The slow loris’ large eyes have a reflective layer to help them see in almost total darkness.
In the quiet dusk of Sri Lanka in 1905, British archaeologist John Still was startled by a threatening hiss coming from his room. He fetched a stick and hurried inside to see the silhouette of what appeared to be a swaying cobra with expanded hood, hissing at a cat as if about to strike. But upon closer look, he realized the cobra was in fact a loris he had been keeping.
Although lorises look like they’d make cuddly pets, they are deceptively dangerous. In fact, one species, the slow loris, is among the few venomous mammals and is the only venomous primate. This paradox of a primate is both a tribute to the Creator’s protective provision and a testimony to the ravaging effects of the fall.
Slow lorises are small primates that dwell in the jungles of Southeast Asia. While other primates like monkeys swing and leap through the trees, slow lorises sneak across branches. Even the quicker members of the loris kind, the slender lorises and the pottos, climb at a cautious pace. But if you’re tempted to think slowness is a handicap, not so fast. The slow loris’ sluggishness contributes to a feature called crypsis—the use of stealth to avoid predators and to hunt.
Though not trapeze artists, slow lorises are talented climbers. Their thumbs and big toes are situated at a 180º angle from their other digits so they can clamp tightly to branches. If you’ve ever been rock climbing, you know it’s necessary to train your forearms and hand muscles to maintain a grip for long periods of time. But slow lorises are built from birth to get a good grasp on things. Their legs and arms are equipped with a special net of blood vessels called a rete mirabile. This feature helps flush away lactic acid (a waste product that hinders muscle performance) and provides adequate oxygen for muscles, ensuring the veins don’t collapse while slow lorises are hanging out.
Beware slow lorises, which come to you in cute clothing but inwardly are venomous snakes! Under that fluffy fur lurks a secret weapon: venom. An underarm gland releases an oily secretion, but the toxin becomes potent when mixed with saliva. After licking the area around the gland, slow lorises comb the toxin into their own fur or their young’s fur with specialized bottom teeth. This toxin is used to ward off parasites and scent-oriented predators.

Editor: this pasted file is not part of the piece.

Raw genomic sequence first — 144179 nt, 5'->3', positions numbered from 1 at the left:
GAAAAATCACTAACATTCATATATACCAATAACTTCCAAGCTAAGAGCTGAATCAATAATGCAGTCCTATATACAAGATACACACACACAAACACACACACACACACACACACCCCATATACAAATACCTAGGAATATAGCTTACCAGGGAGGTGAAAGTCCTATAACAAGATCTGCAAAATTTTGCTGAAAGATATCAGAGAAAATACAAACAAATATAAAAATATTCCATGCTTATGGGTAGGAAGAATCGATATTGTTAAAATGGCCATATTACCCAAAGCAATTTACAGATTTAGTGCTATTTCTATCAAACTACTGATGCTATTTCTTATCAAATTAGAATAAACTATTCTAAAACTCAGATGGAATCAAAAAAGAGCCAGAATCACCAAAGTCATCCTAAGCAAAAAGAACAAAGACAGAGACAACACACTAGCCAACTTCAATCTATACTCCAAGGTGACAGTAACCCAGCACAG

Some of the toxin remains in their mouth so they can deliver a deadly bite. But slow lorises don’t seem to use this venom to subdue their snacks. Instead, they reserve it for potential attackers. Most often though, slow lorises attack each other in battles. The ones who bite best get the mate. The losers are left with festering, slow-healing wounds, and many don’t survive. Human death by slow loris bite is extremely rare, but is reportedly caused by anaphylactic shock.
We still don’t know much about how this toxin works, but we do know that when God made the loris kind on day six of creation, they were not venomous or vicious. The other members of the loris kind have scent glands that do not appear to be venomous, possibly indicating that the slow loris’ glands changed after the fall to produce toxins for a survival advantage. Another possibility is that God preprogrammed slow lorises with DNA that, when expressed, would enable them to protect themselves after the fall.
What John Still experienced in Sri Lanka may not have just been the night playing tricks on his eyes. The reptilian posture, warning hiss, and markings on the slow loris’ face and back really are reminiscent of a serpent. It even has a few extra vertebrae that allow it to bend, twist, and slither.
This mimicry is fairly common in nature. Examples include bugs or frogs that look like leaves and viceroy butterflies that look like distasteful monarch butterflies. From an evolutionary perspective, mimicry would be the result of chance mutations and natural selection. But believers in a biblical creation see mimicry as the result of natural selection and other mechanisms acting upon the variety our Creator built into the DNA of the original kinds.
Like these other creatures with shared designs, slow lorises with their cobra-like qualities show evidence of a single Creator who equipped his creation with the necessary features to survive in the fallen world.
As Christians, we look forward to a time when “the nursing child shall play over the hole of the cobra” (Isaiah 11:8). Perhaps in the new heavens and earth, we can cuddle these furballs without worrying about their bite.
The name loris, a Dutch word meaning “clown,” could have been inspired by the facial features that help define the species.
Some locals attribute supernatural powers to the slow loris. For instance, some believe slow loris blood can cause the soil to become infertile or even cause landslides.
The slow loris can remain motionless for hours at a time.
The slow loris will eat prey such as poisonous insects and deadly spiders, things other creatures avoid. The toxin it brews up may come partly from its disgusting diet.
The slow loris has some of the largest eyes of all primates. Its eyes are front facing for stereoscopic (3D) vision, and the large size helps collect more light. Behind the retina, a reflective layer allows the light to strike the retina a second time so the eyes gather much more light, giving the slow loris the ability to see in nearly complete darkness.